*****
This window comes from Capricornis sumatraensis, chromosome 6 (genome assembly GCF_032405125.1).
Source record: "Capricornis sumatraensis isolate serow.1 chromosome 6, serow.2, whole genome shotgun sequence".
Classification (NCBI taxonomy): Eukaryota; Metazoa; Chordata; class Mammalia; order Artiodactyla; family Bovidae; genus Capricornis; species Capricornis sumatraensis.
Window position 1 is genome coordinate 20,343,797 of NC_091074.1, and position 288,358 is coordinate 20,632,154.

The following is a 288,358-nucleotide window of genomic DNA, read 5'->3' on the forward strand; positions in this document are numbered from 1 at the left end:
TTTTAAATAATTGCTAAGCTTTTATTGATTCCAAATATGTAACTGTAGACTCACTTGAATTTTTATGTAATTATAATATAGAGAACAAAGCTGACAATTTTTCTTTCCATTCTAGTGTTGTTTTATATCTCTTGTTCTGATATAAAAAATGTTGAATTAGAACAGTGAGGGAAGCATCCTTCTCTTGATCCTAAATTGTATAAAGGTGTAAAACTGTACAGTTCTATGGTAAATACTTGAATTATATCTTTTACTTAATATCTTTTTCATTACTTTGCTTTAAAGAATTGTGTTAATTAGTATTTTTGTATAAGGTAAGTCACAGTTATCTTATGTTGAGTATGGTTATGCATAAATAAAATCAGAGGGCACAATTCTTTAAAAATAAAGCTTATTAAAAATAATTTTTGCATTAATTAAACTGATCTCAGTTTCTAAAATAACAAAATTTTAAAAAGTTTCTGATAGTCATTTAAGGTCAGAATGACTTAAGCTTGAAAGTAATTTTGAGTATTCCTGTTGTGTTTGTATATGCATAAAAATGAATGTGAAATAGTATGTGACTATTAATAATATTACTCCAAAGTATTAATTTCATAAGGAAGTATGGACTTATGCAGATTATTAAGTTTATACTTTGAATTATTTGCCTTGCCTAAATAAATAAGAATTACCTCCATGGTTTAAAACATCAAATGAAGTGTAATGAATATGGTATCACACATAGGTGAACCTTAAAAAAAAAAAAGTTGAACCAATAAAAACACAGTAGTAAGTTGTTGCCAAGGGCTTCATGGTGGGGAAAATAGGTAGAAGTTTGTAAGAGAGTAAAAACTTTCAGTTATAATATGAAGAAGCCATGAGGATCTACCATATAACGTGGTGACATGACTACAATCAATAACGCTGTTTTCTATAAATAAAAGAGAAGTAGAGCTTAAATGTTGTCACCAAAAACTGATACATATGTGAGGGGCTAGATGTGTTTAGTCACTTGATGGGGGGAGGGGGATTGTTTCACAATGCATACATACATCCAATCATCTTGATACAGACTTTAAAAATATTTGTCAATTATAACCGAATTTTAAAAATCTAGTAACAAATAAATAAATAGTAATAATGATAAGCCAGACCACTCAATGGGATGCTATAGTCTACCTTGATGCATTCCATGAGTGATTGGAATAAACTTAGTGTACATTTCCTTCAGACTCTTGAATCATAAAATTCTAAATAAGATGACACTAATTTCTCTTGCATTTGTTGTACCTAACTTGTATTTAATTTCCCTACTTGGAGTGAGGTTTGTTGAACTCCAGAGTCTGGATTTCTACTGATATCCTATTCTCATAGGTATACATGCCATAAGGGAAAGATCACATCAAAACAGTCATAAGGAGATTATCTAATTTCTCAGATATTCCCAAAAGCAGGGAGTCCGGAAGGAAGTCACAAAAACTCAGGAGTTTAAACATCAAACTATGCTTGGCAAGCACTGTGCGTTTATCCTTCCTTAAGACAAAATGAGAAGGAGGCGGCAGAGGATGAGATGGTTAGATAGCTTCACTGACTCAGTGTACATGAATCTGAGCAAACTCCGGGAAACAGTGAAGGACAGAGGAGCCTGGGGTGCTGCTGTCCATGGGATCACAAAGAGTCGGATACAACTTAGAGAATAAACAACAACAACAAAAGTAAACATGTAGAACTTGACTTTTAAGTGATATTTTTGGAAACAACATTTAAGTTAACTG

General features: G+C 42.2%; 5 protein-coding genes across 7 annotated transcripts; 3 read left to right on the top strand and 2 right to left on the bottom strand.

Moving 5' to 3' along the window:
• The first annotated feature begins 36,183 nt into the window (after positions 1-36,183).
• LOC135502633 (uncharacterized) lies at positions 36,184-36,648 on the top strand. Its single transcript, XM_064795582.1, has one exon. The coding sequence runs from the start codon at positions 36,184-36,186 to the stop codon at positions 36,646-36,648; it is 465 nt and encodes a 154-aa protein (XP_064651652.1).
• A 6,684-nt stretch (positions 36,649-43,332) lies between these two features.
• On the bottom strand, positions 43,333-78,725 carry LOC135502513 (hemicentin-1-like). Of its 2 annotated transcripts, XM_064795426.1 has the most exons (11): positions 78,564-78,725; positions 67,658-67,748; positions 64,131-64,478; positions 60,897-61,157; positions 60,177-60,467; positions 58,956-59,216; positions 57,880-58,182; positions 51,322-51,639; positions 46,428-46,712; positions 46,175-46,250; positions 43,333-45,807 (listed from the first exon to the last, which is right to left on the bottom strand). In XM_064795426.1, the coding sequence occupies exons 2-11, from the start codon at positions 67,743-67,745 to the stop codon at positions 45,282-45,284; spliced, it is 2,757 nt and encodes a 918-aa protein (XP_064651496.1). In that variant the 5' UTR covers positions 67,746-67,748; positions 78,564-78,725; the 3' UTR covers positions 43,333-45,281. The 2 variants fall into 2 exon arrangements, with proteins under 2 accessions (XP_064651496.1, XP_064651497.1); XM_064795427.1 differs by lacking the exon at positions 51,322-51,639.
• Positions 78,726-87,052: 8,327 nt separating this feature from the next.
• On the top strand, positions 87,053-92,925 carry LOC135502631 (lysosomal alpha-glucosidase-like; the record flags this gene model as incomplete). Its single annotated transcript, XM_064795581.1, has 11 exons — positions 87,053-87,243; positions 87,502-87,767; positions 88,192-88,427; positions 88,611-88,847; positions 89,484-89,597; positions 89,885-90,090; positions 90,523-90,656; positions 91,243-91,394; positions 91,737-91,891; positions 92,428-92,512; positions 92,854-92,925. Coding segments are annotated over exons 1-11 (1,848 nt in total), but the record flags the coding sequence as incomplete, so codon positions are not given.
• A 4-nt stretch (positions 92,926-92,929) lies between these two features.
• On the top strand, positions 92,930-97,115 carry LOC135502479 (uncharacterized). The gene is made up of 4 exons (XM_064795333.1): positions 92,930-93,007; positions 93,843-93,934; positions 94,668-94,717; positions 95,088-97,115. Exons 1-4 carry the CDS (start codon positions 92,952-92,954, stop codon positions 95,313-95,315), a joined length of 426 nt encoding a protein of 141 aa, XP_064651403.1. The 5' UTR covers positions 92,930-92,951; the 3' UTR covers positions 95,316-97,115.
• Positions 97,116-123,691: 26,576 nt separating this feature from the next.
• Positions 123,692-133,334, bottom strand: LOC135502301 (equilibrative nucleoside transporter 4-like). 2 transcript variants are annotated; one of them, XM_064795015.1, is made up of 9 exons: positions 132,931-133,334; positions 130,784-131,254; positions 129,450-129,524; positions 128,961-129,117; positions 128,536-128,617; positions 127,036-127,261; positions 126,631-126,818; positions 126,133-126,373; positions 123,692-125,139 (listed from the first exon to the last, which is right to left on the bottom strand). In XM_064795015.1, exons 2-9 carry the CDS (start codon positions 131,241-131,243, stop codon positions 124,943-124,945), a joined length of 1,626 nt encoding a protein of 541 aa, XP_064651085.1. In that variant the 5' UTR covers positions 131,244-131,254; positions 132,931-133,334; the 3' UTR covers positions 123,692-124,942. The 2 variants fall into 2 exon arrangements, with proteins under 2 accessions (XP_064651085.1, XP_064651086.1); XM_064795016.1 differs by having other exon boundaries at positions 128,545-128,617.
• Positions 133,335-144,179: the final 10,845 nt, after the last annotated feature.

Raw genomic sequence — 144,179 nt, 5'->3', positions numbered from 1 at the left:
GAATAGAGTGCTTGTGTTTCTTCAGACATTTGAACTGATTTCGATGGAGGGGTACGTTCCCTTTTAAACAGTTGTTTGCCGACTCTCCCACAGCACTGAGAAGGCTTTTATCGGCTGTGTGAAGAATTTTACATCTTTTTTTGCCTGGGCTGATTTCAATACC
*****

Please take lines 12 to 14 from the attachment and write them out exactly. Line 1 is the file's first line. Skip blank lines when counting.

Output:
• On the bottom strand, positions 43,333-78,725 carry LOC135502513 (hemicentin-1-like). Of its 2 annotated transcripts, XM_064795426.1 has the most exons (11): positions 78,564-78,725; positions 67,658-67,748; positions 64,131-64,478; positions 60,897-61,157; positions 60,177-60,467; positions 58,956-59,216; positions 57,880-58,182; positions 51,322-51,639; positions 46,428-46,712; positions 46,175-46,250; positions 43,333-45,807 (listed from the first exon to the last, which is right to left on the bottom strand). In XM_064795426.1, the coding sequence occupies exons 2-11, from the start codon at positions 67,743-67,745 to the stop codon at positions 45,282-45,284; spliced, it is 2,757 nt and encodes a 918-aa protein (XP_064651496.1). In that variant the 5' UTR covers positions 67,746-67,748; positions 78,564-78,725; the 3' UTR covers positions 43,333-45,281. The 2 variants fall into 2 exon arrangements, with proteins under 2 accessions (XP_064651496.1, XP_064651497.1); XM_064795427.1 differs by lacking the exon at positions 51,322-51,639.
• Positions 78,726-87,052: 8,327 nt separating this feature from the next.
• On the top strand, positions 87,053-92,925 carry LOC135502631 (lysosomal alpha-glucosidase-like; the record flags this gene model as incomplete). Its single annotated transcript, XM_064795581.1, has 11 exons — positions 87,053-87,243; positions 87,502-87,767; positions 88,192-88,427; positions 88,611-88,847; positions 89,484-89,597; positions 89,885-90,090; positions 90,523-90,656; positions 91,243-91,394; positions 91,737-91,891; positions 92,428-92,512; positions 92,854-92,925. Coding segments are annotated over exons 1-11 (1,848 nt in total), but the record flags the coding sequence as incomplete, so codon positions are not given.